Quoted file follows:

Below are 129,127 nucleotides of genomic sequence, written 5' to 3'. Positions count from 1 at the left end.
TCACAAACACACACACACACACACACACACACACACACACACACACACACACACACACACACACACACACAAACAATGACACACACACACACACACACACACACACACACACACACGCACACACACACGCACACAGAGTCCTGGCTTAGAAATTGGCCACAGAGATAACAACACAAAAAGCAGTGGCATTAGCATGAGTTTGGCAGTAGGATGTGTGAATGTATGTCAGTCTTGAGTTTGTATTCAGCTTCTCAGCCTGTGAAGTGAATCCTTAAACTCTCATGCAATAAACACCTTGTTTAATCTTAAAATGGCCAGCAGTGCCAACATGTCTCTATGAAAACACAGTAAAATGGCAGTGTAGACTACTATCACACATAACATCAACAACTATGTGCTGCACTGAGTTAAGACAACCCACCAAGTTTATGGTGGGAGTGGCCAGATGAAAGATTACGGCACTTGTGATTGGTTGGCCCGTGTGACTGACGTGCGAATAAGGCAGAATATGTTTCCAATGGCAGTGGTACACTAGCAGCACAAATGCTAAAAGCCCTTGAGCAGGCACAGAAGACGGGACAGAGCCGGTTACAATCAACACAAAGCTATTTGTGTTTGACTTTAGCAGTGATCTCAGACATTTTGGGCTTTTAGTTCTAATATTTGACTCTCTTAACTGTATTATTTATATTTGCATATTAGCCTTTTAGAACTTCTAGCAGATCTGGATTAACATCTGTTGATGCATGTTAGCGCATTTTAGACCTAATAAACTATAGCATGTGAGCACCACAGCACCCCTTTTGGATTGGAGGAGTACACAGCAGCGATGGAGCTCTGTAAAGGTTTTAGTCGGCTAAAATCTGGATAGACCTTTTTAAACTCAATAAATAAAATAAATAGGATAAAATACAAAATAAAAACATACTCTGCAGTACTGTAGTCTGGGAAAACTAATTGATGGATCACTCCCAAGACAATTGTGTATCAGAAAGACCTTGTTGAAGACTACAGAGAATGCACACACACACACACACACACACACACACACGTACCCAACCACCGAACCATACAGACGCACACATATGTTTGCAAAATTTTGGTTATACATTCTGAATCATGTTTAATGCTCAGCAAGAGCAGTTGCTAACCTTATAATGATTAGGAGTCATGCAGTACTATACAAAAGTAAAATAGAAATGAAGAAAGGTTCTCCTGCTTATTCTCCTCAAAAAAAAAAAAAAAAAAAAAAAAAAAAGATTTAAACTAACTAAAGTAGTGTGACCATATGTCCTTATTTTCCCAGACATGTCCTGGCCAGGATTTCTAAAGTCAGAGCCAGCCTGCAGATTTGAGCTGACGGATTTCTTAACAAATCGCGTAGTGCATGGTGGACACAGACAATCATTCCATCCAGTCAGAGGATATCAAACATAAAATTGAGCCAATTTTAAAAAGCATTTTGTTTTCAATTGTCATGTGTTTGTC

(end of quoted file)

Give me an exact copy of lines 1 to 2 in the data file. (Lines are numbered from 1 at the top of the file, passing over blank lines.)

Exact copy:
Below are 129,127 nucleotides of genomic sequence, written 5' to 3'. Positions count from 1 at the left end.
TCACAAACACACACACACACACACACACACACACACACACACACACACACACACACACACACACACACACAAACAATGACACACACACACACACACACACACACACACACACACACGCACACACACACGCACACAGAGTCCTGGCTTAGAAATTGGCCACAGAGATAACAACACAAAAAGCAGTGGCATTAGCATGAGTTTGGCAGTAGGATGTGTGAATGTATGTCAGTCTTGAGTTTGTATTCAGCTTCTCAGCCTGTGAAGTGAATCCTTAAACTCTCATGCAATAAACACCTTGTTTAATCTTAAAATGGCCAGCAGTGCCAACATGTCTCTATGAAAACACAGTAAAATGGCAGTGTAGACTACTATCACACATAACATCAACAACTATGTGCTGCACTGAGTTAAGACAACCCACCAAGTTTATGGTGGGAGTGGCCAGATGAAAGATTACGGCACTTGTGATTGGTTGGCCCGTGTGACTGACGTGCGAATAAGGCAGAATATGTTTCCAATGGCAGTGGTACACTAGCAGCACAAATGCTAAAAGCCCTTGAGCAGGCACAGAAGACGGGACAGAGCCGGTTACAATCAACACAAAGCTATTTGTGTTTGACTTTAGCAGTGATCTCAGACATTTTGGGCTTTTAGTTCTAATATTTGACTCTCTTAACTGTATTATTTATATTTGCATATTAGCCTTTTAGAACTTCTAGCAGATCTGGATTAACATCTGTTGATGCATGTTAGCGCATTTTAGACCTAATAAACTATAGCATGTGAGCACCACAGCACCCCTTTTGGATTGGAGGAGTACACAGCAGCGATGGAGCTCTGTAAAGGTTTTAGTCGGCTAAAATCTGGATAGACCTTTTTAAACTCAATAAATAAAATAAATAGGATAAAATACAAAATAAAAACATACTCTGCAGTACTGTAGTCTGGGAAAACTAATTGATGGATCACTCCCAAGACAATTGTGTATCAGAAAGACCTTGTTGAAGACTACAGAGAATGCACACACACACACACACACACACACACACACGTACCCAACCACCGAACCATACAGACGCACACATATGTTTGCAAAATTTTGGTTATACATTCTGAATCATGTTTAATGCTCAGCAAGAGCAGTTGCTAACCTTATAATGATTAGGAGTCATGCAGTACTATACAAAAGTAAAATAGAAATGAAGAAAGGTTCTCCTGCTTATTCTCCTCAAAAAAAAAAAAAAAAAAAAAAAAAAAAGATTTAAACTAACTAAAGTAGTGTGACCATATGTCCTTATTTTCCCAGACATGTCCTGGCCAGGATTTCTAAAGTCAGAGCCAGCCTGCAGATTTGAGCTGACGGATTTCTTAACAAATCGCGTAGTGCATGGTGGACACAGACAATCATTCCATCCAGTCAGAGGATATCAAACATAAAATTGAGCCAATTTTAAAAAGCATTTTGTTTTCAATTGTCATGTGTTTGTC